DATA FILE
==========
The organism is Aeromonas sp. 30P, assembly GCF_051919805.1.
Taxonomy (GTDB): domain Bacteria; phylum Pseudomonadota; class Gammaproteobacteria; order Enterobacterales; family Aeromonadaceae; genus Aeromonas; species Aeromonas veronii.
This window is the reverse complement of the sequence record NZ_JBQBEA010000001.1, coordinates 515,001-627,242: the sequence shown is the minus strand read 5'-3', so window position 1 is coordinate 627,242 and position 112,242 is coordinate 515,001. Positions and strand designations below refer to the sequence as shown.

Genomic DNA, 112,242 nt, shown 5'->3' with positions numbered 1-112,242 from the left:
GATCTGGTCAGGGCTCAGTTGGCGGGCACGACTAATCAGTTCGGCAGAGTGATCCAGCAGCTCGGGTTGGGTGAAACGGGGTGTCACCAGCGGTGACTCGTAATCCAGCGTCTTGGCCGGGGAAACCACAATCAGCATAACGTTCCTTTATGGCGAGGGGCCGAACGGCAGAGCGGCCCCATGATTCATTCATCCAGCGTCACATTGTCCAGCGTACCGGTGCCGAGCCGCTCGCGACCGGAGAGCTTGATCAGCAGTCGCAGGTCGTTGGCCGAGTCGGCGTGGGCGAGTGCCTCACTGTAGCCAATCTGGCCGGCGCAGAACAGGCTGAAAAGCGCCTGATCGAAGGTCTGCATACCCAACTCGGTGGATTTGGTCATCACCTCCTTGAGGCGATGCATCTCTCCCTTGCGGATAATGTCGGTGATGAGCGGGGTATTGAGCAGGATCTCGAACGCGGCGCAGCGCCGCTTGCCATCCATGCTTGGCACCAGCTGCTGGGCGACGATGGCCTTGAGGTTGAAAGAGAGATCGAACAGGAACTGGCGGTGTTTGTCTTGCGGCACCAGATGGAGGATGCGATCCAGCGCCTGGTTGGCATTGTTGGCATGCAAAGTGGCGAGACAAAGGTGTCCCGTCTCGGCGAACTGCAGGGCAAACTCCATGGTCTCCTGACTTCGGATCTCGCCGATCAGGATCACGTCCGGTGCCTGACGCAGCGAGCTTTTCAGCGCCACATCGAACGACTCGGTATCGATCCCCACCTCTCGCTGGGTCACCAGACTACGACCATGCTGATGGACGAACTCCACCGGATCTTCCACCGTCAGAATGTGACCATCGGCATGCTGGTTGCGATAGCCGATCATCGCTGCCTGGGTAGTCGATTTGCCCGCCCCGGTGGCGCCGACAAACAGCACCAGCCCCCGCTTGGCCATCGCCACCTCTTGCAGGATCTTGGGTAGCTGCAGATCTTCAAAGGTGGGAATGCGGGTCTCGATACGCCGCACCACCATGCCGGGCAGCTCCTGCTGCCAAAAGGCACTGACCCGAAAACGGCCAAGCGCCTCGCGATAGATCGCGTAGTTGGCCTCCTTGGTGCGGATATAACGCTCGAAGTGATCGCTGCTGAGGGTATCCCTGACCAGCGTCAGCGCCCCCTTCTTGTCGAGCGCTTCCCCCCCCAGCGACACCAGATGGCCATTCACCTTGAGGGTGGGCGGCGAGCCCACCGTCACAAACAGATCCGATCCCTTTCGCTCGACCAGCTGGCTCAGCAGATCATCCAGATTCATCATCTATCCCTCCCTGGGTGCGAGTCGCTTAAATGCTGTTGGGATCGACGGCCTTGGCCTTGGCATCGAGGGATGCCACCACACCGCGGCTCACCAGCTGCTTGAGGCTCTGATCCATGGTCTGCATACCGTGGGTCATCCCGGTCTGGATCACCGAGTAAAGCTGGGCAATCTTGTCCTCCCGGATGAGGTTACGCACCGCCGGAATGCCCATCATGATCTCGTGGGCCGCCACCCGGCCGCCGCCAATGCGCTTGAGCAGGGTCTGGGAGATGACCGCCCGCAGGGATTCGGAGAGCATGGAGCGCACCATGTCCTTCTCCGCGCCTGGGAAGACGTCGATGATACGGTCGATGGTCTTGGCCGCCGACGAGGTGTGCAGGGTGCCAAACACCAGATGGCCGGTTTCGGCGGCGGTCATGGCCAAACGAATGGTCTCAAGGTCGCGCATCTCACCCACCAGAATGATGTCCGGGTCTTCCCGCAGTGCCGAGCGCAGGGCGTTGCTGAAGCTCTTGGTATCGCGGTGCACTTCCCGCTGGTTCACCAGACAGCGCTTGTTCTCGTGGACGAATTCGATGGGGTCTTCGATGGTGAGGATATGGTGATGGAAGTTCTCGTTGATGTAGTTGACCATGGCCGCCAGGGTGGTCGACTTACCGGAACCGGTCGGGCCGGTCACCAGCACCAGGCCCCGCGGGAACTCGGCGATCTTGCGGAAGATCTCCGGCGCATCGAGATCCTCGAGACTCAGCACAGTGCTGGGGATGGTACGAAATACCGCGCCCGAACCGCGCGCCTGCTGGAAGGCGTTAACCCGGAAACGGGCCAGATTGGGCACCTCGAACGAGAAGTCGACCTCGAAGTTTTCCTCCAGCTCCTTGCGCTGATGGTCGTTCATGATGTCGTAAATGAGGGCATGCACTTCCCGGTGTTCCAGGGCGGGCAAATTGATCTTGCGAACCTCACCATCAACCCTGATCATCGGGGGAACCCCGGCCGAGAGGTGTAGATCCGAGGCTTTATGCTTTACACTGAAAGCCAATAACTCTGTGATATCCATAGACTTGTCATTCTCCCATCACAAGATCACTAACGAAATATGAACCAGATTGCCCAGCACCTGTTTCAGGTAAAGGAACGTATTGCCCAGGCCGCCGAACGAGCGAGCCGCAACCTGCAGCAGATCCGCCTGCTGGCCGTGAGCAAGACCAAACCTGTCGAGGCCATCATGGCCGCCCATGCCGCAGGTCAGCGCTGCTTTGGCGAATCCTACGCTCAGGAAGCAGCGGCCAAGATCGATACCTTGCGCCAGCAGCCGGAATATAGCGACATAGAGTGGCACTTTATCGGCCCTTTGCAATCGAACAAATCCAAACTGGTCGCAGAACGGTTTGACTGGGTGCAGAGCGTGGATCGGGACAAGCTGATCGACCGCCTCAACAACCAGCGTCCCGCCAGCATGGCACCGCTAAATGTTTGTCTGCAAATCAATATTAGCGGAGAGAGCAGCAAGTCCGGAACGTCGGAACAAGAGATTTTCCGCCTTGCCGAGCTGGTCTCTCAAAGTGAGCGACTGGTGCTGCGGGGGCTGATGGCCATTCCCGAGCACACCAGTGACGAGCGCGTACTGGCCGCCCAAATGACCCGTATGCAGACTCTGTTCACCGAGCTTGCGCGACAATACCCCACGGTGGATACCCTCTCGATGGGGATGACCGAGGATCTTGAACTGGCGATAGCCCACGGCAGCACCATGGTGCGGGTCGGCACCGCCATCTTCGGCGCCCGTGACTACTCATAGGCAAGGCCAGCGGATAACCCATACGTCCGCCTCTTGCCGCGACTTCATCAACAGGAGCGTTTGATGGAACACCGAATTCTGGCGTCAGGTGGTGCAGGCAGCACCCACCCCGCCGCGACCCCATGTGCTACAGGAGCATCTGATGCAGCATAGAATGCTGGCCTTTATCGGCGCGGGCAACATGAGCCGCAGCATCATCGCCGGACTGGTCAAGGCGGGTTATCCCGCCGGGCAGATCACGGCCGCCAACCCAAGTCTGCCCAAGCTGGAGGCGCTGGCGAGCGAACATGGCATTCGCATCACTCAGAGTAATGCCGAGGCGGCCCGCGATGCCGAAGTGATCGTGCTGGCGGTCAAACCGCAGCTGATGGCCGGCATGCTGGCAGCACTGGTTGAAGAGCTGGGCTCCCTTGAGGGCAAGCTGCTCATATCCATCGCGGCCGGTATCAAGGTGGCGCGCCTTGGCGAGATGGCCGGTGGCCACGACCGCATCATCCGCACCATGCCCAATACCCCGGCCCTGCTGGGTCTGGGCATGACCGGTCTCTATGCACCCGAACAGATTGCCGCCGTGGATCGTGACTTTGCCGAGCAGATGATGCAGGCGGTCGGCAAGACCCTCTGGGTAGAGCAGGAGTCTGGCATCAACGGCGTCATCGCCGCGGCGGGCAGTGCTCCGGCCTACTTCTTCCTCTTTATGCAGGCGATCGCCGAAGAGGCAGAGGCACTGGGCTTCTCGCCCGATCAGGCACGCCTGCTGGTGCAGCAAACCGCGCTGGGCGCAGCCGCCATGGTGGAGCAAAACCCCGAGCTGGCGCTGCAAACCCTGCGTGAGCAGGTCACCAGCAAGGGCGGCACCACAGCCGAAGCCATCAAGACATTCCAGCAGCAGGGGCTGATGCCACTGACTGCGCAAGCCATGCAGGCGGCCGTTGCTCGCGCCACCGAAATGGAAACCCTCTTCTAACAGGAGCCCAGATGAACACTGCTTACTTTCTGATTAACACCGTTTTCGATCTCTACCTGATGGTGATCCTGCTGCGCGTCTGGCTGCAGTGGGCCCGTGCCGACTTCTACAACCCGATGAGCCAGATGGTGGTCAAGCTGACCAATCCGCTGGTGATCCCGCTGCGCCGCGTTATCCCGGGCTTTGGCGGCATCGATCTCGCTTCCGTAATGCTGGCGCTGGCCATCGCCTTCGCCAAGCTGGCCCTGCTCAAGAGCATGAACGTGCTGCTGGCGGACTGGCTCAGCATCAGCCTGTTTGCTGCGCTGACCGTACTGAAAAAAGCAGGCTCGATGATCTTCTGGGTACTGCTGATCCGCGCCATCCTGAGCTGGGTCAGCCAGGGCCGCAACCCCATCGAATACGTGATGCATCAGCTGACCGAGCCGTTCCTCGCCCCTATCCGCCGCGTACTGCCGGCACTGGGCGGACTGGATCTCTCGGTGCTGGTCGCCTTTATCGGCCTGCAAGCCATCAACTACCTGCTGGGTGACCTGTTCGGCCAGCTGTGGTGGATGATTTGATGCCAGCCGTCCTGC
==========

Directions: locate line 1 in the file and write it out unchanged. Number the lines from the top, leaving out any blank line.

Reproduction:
The organism is Aeromonas sp. 30P, assembly GCF_051919805.1.